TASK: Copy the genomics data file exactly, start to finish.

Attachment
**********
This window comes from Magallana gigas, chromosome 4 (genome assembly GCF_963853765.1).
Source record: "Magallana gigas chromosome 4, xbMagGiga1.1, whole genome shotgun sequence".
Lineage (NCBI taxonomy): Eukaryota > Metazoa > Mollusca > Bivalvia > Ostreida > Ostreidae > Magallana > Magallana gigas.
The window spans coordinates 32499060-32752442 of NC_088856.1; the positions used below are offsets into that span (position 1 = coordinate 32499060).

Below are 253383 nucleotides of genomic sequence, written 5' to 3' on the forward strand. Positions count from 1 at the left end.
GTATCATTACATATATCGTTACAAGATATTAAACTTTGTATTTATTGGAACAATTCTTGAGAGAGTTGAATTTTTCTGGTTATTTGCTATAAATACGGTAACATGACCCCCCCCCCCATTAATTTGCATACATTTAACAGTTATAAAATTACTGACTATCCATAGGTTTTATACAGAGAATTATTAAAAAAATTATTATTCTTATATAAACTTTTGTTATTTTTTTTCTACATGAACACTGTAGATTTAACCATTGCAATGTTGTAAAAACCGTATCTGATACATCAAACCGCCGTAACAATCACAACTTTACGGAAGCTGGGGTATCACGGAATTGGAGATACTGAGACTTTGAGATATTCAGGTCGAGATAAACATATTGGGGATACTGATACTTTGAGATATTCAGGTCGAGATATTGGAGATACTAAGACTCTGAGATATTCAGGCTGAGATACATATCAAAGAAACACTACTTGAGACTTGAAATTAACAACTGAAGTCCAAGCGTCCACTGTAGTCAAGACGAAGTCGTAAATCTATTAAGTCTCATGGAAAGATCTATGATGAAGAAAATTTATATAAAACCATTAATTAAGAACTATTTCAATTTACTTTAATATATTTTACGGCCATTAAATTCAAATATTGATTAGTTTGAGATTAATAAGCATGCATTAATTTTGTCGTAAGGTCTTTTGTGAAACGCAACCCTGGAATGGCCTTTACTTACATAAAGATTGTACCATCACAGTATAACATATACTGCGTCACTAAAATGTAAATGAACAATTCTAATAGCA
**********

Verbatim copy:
This window comes from Magallana gigas, chromosome 4 (genome assembly GCF_963853765.1).
Source record: "Magallana gigas chromosome 4, xbMagGiga1.1, whole genome shotgun sequence".
Lineage (NCBI taxonomy): Eukaryota > Metazoa > Mollusca > Bivalvia > Ostreida > Ostreidae > Magallana > Magallana gigas.
The window spans coordinates 32499060-32752442 of NC_088856.1; the positions used below are offsets into that span (position 1 = coordinate 32499060).

Below are 253383 nucleotides of genomic sequence, written 5' to 3' on the forward strand. Positions count from 1 at the left end.
GTATCATTACATATATCGTTACAAGATATTAAACTTTGTATTTATTGGAACAATTCTTGAGAGAGTTGAATTTTTCTGGTTATTTGCTATAAATACGGTAACATGACCCCCCCCCCCATTAATTTGCATACATTTAACAGTTATAAAATTACTGACTATCCATAGGTTTTATACAGAGAATTATTAAAAAAATTATTATTCTTATATAAACTTTTGTTATTTTTTTTCTACATGAACACTGTAGATTTAACCATTGCAATGTTGTAAAAACCGTATCTGATACATCAAACCGCCGTAACAATCACAACTTTACGGAAGCTGGGGTATCACGGAATTGGAGATACTGAGACTTTGAGATATTCAGGTCGAGATAAACATATTGGGGATACTGATACTTTGAGATATTCAGGTCGAGATATTGGAGATACTAAGACTCTGAGATATTCAGGCTGAGATACATATCAAAGAAACACTACTTGAGACTTGAAATTAACAACTGAAGTCCAAGCGTCCACTGTAGTCAAGACGAAGTCGTAAATCTATTAAGTCTCATGGAAAGATCTATGATGAAGAAAATTTATATAAAACCATTAATTAAGAACTATTTCAATTTACTTTAATATATTTTACGGCCATTAAATTCAAATATTGATTAGTTTGAGATTAATAAGCATGCATTAATTTTGTCGTAAGGTCTTTTGTGAAACGCAACCCTGGAATGGCCTTTACTTACATAAAGATTGTACCATCACAGTATAACATATACTGCGTCACTAAAATGTAAATGAACAATTCTAATAGCA